To make out-of-this world chicken curry on a bright Saturday morning beating all the odds that plague the poor
Chicken legs, yoghurt, lemon, whole pepper (about 7-10), grated coconut (half a cup), bay leaf, cinnamon,
Ginger- garlic paste, salt, red chilly powder, lots of tomato paste and three onions (vertically chopped).
Procedure: A] Marinate
For a kilo of chicken take around 500 grams of plain yoghurt. Add a spoon full of turmeric and about 2-3 teaspoons of ginger-garlic paste to it. Squeeze half a lemon and mix well. Wash the chicken and apply the above mixture evenly to all of it and leave it aside. This has to be left alone for at least twenty minutes so please make sure that you are well fed before you begin.
I believe that one should always make one's own spices. So I do not recommend the ready made chicken curries that you get in the markets. Take an average sized frying pan (hopefully non-stick but anything works if you are creative enough). Add about two tablespoons of oil to it. (Please refrain from using extra virgin olive oil. =|) When the oil heats up, try throwing a few mustard seeds when they crackle, carefully put in all the groups of spices individually and shallow fry them. Put in the pepper (and stay away from the frying pan as you do it because sometimes it pops up and goes into your eye!), the cinnamon and the bay leaf. Remove all the spices when they are light brown. This procedure gets out the flavour and you can smell them distinctly in the curry. In the oil that is left, fry the onion till it becomes light brown and squishy (Sorry, I really did not have a more accurate word than this). When all the oil is lost in the onion and the spices put in the coconut on the pan. Please watch it very carefully. Coconut oozes oil. So please do not add oil in the pan to fry coconut.
When all the spices are lined up in a plate (and you have realized that the 20 minutes of leaving the chicken alone are over) chop a tomato and in the heated pan, put about two teaspoons of oil again and fry the tomato and onion.
Challenge #1: Lack of blender.
Ideally the spices should be blended into a paste by addition of water. However not all of us are fortunate, rich or resourceful enough to have a blender around. It is okay to put in whole spices. I call it the "exotic" curry. Where you never know what is going to crunch under your teeth next. Sometimes it is pepper and sometimes cinnamon. :)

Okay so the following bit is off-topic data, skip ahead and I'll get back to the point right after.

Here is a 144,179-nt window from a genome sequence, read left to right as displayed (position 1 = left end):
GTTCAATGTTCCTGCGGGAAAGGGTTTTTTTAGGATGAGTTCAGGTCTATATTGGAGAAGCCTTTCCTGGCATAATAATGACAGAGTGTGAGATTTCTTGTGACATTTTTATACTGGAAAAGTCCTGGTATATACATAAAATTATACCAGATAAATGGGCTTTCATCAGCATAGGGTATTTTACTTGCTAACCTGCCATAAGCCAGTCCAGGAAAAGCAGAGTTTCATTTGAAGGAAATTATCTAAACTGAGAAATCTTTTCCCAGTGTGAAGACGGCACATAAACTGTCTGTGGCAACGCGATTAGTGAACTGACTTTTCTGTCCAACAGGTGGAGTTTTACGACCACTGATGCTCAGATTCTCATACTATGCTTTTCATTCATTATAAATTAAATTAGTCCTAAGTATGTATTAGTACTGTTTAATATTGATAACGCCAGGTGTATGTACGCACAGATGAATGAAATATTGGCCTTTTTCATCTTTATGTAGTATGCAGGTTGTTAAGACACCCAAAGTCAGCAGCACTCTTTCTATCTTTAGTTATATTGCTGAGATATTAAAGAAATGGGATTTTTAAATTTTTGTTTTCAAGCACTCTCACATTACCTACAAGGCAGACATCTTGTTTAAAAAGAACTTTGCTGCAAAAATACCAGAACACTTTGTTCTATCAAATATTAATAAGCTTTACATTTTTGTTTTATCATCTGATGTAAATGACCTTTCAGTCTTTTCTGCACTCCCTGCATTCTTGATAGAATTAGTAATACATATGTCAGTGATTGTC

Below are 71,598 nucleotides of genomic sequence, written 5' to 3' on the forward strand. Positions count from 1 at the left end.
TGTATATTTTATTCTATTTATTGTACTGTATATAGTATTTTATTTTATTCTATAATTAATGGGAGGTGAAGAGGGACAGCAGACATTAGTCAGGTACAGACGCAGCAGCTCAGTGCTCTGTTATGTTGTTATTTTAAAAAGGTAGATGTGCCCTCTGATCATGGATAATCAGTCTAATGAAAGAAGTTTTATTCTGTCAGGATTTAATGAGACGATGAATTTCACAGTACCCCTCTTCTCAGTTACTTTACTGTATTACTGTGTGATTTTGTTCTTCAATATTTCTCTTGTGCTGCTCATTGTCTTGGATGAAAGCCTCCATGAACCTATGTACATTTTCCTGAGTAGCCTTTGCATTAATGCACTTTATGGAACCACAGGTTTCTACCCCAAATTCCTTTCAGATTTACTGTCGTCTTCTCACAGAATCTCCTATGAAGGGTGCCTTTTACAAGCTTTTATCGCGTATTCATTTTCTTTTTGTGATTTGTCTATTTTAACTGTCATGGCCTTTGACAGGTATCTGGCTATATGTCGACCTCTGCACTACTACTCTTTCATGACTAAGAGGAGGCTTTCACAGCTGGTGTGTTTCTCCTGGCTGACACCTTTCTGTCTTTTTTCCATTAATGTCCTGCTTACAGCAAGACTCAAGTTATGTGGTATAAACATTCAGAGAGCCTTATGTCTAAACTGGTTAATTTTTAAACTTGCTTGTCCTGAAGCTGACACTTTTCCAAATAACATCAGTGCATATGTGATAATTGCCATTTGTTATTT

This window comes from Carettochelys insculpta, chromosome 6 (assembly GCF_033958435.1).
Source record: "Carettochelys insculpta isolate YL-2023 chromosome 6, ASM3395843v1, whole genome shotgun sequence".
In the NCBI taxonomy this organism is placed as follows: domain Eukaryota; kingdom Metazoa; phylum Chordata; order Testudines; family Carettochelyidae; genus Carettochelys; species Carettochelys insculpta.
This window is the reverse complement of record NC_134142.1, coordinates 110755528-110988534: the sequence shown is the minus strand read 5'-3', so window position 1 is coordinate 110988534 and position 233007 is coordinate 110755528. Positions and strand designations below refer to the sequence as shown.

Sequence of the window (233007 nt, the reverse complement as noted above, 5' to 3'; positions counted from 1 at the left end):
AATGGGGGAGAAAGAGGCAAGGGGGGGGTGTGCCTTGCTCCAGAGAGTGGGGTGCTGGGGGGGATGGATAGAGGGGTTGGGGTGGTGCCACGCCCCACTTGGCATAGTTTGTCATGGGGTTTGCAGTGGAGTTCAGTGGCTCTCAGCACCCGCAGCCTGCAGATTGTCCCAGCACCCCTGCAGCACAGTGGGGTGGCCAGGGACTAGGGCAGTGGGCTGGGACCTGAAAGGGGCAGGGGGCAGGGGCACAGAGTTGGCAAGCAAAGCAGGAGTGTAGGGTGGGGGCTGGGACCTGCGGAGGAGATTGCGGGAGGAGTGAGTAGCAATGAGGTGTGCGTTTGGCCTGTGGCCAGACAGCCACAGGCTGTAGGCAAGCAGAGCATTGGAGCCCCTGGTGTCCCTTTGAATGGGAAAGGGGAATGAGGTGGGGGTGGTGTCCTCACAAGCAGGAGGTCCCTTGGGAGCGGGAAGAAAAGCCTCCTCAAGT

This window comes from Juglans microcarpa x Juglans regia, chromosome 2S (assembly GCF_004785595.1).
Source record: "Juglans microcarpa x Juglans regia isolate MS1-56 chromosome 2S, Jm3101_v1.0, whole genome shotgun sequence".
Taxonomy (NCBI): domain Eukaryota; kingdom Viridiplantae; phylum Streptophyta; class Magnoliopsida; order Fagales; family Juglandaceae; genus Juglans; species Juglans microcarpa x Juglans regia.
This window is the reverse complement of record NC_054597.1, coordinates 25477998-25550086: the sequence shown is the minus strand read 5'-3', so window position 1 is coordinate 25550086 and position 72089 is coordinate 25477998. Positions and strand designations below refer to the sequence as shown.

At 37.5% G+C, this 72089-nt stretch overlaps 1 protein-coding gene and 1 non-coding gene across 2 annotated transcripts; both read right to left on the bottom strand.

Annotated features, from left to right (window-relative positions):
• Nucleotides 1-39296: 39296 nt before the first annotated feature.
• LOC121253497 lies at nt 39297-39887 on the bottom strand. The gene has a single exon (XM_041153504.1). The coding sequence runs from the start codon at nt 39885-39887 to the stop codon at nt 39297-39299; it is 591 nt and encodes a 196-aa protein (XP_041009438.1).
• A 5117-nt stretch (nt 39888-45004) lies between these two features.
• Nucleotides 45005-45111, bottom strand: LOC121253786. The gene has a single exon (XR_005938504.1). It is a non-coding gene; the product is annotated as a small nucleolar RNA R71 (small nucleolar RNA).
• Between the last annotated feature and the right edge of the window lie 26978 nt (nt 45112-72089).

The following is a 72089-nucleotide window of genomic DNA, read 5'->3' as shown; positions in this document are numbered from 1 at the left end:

Add in the marinated chicken to the tomato and onion and add the spices and the tomato paste. Let it cook for a while (under pressure if possible and if you are really hungry) When it is cooked (try forcing a fork through to check), add about 3 teaspoons of chilly powder and salt to taste. Please do not add a tumbler full of cold water if you need volume. Make sure you balance it with a thickening agent like tomato paste or coconut. It is an insult to the food if you indiscriminately add cold water when it is cooking.
Challenge# 2 Lack of time and the energy to do all of this in one go.
You can fry the spices and make a paste and refrigerate and only do the marinate and the cooking when you want to make it.
Challenge#3 "What is a bay leaf?" ..Innocent questions. Please go to the nearest Indian shop and ask the owner. He/she would help you to get everything that you need.
( Please do not fall into their traps and buy the larger packets because they are cheap. Both of us know that you are probably going to make this only once and then the spices are going to lie around over the kitchen counter)
Alternatively for my friends in America, you can just "Google it up" and get your answers. But please do not freak out the storeowner by calling it "Cinammomum tejpata".
Ideally you should garnish it with coriander leaves and serve it with tomato and onion salad.
With cardamom flavoured rice with saffron. These, I agree are luxuries. So just pour in plain rice in a bowl and have curry with it as you Gtalk with someone in India. :)